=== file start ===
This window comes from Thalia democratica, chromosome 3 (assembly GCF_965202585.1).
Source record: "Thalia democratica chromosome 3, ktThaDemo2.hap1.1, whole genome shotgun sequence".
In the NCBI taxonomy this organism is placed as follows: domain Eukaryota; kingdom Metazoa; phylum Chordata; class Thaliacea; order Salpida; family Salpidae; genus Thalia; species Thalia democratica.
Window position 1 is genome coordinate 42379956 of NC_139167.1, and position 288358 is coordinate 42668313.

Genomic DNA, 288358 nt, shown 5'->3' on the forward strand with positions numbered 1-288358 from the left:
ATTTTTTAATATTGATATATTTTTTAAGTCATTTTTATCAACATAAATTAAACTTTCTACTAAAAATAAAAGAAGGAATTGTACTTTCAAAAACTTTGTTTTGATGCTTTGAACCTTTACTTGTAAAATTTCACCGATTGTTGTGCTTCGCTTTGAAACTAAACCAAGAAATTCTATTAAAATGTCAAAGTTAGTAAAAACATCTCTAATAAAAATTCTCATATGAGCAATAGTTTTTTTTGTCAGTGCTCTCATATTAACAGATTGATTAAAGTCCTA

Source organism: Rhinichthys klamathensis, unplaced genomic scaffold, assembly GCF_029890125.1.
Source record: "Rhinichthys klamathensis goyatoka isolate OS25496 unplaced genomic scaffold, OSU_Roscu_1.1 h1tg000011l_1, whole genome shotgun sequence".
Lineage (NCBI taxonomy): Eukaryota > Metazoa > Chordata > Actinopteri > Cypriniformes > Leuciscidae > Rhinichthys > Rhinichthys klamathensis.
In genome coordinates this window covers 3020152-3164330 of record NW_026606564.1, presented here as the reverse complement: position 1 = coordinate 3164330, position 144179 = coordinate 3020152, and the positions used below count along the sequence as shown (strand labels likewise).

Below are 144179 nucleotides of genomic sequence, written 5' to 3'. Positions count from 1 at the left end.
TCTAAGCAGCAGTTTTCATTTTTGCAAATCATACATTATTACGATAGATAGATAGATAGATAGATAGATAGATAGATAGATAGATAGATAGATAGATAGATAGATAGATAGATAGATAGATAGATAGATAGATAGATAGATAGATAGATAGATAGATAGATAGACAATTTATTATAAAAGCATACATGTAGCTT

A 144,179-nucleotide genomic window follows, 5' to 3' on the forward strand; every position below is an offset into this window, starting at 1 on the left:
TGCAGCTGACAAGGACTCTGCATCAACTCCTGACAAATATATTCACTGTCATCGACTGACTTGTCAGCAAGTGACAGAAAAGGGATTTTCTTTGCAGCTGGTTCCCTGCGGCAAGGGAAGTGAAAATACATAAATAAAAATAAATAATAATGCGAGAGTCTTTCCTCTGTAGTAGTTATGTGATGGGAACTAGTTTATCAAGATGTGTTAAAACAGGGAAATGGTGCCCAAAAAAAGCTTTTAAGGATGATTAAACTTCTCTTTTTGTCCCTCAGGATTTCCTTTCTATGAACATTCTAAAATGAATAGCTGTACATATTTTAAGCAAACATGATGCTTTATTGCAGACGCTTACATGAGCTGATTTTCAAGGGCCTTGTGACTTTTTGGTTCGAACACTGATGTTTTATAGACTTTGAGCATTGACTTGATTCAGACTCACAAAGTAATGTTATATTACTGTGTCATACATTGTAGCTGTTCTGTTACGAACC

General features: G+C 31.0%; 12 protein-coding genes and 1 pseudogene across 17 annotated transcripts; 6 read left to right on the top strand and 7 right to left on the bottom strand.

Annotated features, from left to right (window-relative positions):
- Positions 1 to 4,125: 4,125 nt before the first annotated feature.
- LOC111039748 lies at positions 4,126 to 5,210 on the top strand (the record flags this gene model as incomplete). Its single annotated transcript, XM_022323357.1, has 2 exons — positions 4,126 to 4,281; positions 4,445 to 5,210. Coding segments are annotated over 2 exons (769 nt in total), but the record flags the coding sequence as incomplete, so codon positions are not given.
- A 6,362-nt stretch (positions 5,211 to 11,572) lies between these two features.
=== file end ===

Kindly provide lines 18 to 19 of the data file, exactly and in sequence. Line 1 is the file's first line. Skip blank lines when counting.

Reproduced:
- LOC111039748 lies at positions 4,126 to 5,210 on the top strand (the record flags this gene model as incomplete). Its single annotated transcript, XM_022323357.1, has 2 exons — positions 4,126 to 4,281; positions 4,445 to 5,210. Coding segments are annotated over 2 exons (769 nt in total), but the record flags the coding sequence as incomplete, so codon positions are not given.
- A 6,362-nt stretch (positions 5,211 to 11,572) lies between these two features.